Such a standard would allow for many things. At one end, it would allow for remote users to access multiple remote databases without having to load vendor-specific agents or write vendor-specific application code. At the other end, it would allow organizations to interconnect their back-end servers together directly, with updates and joins being applied to all of them simultaneously. The latter of these two examples is the most compelling, I think, because it allows for true partnership at the corporate level.
But before we run off half-cocked and start writing a new Internet Data Protocol, we need to examine how some of the current implementations work (or don't work), and the issues that they present. In general, there are four technologies that are of interest here, although it my belief that none of them are appropriate as foundations for a new protocol:
- Vendor-Specific Implementations: For those of you who
aren't heavily involved in database stuff, the first thing you have to realize
is that every vendor uses different protocols, commands and feature sets for
their network services. Oracle's software and command set are totally incompatible
with Sybase', which are totally incompatible with Informix', ad nauseum. This
is the problem that must be resolved.
All kinds of issues crop up in this kind of environment. What version of Oracle's SQL*Net are you running, versus what version is the server running? Even worse, what if you need to connect to multiple systems using different flavors of SQL*Net? Compound this problem by adding in multiple flavors of Sybase, Informix, et al, and the problem becomes very, very complicated. And we haven't even talked about the logistics of distribution and licensing in this environment.
- ODBC: Microsoft's Open Database Connectivity API was the
first really successful attempt at resolving this problem. By providing a
single generic database interface, ODBC allows desktop applications to talk
to multiple database providers simultaneously, whether they are an Access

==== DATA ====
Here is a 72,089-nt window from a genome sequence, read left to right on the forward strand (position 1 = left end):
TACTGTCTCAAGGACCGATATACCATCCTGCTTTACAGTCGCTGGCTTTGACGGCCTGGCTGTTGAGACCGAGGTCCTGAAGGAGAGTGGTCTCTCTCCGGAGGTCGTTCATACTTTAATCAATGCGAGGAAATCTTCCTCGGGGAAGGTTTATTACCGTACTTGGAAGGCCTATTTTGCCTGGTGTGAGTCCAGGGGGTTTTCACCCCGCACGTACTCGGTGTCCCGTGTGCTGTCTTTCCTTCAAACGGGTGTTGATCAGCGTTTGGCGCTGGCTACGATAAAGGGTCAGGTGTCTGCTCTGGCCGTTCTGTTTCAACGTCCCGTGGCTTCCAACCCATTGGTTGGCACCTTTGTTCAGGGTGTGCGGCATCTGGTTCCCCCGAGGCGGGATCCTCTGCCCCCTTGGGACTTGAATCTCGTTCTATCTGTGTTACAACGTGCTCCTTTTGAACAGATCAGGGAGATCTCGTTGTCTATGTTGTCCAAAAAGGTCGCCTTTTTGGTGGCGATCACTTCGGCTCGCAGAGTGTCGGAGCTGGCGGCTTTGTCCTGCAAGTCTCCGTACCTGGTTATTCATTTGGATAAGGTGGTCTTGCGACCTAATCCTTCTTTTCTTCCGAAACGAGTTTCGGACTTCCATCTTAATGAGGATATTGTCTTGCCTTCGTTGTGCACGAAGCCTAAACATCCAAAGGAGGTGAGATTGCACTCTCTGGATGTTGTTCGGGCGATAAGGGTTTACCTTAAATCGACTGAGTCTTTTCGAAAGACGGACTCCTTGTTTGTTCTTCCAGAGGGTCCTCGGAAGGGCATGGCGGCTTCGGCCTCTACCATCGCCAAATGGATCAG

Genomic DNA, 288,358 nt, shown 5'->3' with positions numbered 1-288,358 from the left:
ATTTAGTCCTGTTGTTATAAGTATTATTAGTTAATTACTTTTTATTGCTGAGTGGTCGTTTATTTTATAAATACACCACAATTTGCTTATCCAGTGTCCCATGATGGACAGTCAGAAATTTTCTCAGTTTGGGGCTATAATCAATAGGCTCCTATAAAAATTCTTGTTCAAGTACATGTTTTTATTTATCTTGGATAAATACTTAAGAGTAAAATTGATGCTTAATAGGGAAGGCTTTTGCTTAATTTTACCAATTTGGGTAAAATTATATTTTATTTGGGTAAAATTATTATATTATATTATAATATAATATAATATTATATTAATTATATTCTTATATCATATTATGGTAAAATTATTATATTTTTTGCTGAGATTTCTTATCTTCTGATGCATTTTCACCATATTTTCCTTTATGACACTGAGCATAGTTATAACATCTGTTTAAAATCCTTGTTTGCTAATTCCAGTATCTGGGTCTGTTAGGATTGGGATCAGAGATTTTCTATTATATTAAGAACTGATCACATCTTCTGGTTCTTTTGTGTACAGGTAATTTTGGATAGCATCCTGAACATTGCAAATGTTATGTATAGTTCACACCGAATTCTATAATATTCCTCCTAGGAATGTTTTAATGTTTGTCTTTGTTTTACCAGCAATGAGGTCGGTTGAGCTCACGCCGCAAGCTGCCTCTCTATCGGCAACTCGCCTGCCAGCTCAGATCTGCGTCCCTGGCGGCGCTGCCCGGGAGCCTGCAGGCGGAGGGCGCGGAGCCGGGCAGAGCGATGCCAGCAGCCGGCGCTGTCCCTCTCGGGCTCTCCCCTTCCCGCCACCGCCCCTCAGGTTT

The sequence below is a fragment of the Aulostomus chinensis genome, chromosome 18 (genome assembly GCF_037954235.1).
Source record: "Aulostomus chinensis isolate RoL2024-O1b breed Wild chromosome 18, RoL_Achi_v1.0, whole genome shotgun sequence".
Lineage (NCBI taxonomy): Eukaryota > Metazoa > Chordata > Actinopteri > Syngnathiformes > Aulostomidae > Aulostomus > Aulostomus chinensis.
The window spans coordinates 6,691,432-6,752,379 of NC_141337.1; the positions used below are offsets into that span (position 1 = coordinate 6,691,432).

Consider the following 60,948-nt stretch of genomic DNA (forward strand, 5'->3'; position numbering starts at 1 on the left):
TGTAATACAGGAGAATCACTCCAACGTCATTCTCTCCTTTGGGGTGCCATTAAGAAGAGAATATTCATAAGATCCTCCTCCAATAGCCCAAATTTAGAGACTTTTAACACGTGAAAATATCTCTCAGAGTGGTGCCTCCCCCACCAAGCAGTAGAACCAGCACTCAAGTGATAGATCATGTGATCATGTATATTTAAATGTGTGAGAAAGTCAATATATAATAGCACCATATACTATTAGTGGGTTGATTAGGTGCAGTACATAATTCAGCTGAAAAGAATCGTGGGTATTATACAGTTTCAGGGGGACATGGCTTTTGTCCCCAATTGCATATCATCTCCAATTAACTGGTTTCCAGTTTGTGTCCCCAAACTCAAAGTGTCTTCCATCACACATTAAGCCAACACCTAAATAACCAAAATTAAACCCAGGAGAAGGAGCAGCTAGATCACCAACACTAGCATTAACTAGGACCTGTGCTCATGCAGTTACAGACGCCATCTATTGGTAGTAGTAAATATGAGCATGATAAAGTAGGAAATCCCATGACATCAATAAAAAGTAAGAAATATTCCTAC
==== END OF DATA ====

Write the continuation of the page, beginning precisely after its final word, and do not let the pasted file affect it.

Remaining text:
file on a floppy disk or a DB2 dataset on a remote mainframe. However, ODBC
does not provide the actual connectivity to those databases, instead relying
on vendor-specific drivers to handle the authentication, connectivity and
data-management services that are specific to each of the products. Thus the
problem has not been resolved, but instead has been relocated.
Come to think of it, putting the focus of network-wide data integration at the desktop is probably the worst place for it. Rather than equipping every client with a complex database gateway, we would be better off if we were to put an open interface on the servers instead. This is similar in concept to IMAP and LDAP, which offer much better functionality when they are implemented on the servers directly. We also need a solution that removes Microsoft (or any vendor, for that matter) from the single point of control. ODBC is very proprietary, and is used as part of a larger campaign that isn't necessarily geared towards vendor-indepedent usage.
- RDA: I am not the first person to think that a vendor-neutral,
network-specific database protocol would serve the user community well. Indeed,
there exists today an OSI-specific extension to the SQL specification called Remote
Database Access (RDA), which offers much of the functionality that I'm
calling for already.
However, there are many shortcomings with RDA. First and foremost, there is very little support for it within the vendor community (Sybase is the only major player that really supports it, based on my research). I'm also of the strong opinion that RDA should not be simply ported to IP, as we've seen from X.509 and LDAP that this rarely works well. We need something similar, but also something different, designed specifically for Internet usage.
- XML-over-HTTP: Nor am I the first person to think that
a generic data-exchange mechanism would be a good thing for the Internet.
Indeed, many vendors are already working with XML
technologies, hoping to use it as a pseudo-protocol for exchanging data
over the Internet.